My work often takes me to community advocacy meetings and puts me in contact with people who fight fiercely for a better Wake County. When I tell them I work with INDY Week, the first thing they tell me, almost 100 percent without fail, is how much they love Bob Geary.
When I showed up at WakeUp Wake County's annual meeting last night, I expected to hear the same thing. Instead, I saw it on the agenda.
WakeUP, a nonprofit group that has advocated for better transit and education, honored Bob as the first recipient of its Stan Norwalk Community Leadership Award.
"Bob has written about many issues important to our quality of life, from transportation to education," said Yevonne Brannon, outgoing chair of WakeUP. "And like Stan Norwalk, [Bob] never shied from speaking his mind if he thought it was something right for the community."
It's also fitting Bob was honored with an award from WakeUP since he helped form the group in 2006. Raleigh was experiencing major changes during that time and a boom of development both in downtown and the suburbs. But no group existed to bridge the gap between citizens and politicians; no major grassroots entity had a voice at the table advocating for good growth.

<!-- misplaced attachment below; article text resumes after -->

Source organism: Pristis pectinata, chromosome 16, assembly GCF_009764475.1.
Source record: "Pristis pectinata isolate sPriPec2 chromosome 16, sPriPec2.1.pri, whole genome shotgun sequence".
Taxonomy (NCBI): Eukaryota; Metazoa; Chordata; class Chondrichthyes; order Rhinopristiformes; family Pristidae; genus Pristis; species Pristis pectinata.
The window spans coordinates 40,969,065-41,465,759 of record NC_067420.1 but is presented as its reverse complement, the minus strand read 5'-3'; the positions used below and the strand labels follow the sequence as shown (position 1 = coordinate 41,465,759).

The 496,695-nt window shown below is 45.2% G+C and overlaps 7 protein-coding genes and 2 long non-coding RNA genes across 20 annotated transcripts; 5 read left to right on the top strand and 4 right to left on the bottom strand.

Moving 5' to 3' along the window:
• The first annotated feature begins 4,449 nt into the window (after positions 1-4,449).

In community meetings, similar to the one last night, which focused on transportation, some of the heavyweights in local politics had been bemoaning the lack of a grassroots group that could push an agenda. City councilor Thomas Crowder; Karen Rindge, who went on to serve as WakeUP's chair; and Stan Norwalk, a former county commissioner who died last year, were some of the few.
Since then, the group has become a powerhouse in Wake County politics.
WakeUP formed Great Schools in Wake, an organization that arguably played the biggest role in organizing protests against the Republican majority that scrapped the Wake schools diversity policy in 2010. The protests led to the arrest of more than 20 people and national media attention in Wake.
Ultimately, a group of diversity-supporting Democrats regained control of the school board in 2011, due, in large part, to the efforts of WakeUP and GSIW.
All the while, Bob has played his part as a columnist at the INDY, writing consistently about what he saw as the most vital components for making Wake County a great place to live—education, transit, land-use and social justice.
Fighting for change in a community can be a drawn-out, lonely affair. And no one knows that more than the members of WakeUP. That's what made hearing Bob's voice in the paper all these years so important for them.
Without ever setting out to do so, Bob validated their efforts—a priceless service for those who wonder some days if they are fighting a lost cause.
"We all fought over who would be able to give you this award," said Brannon, "because we all love you that much."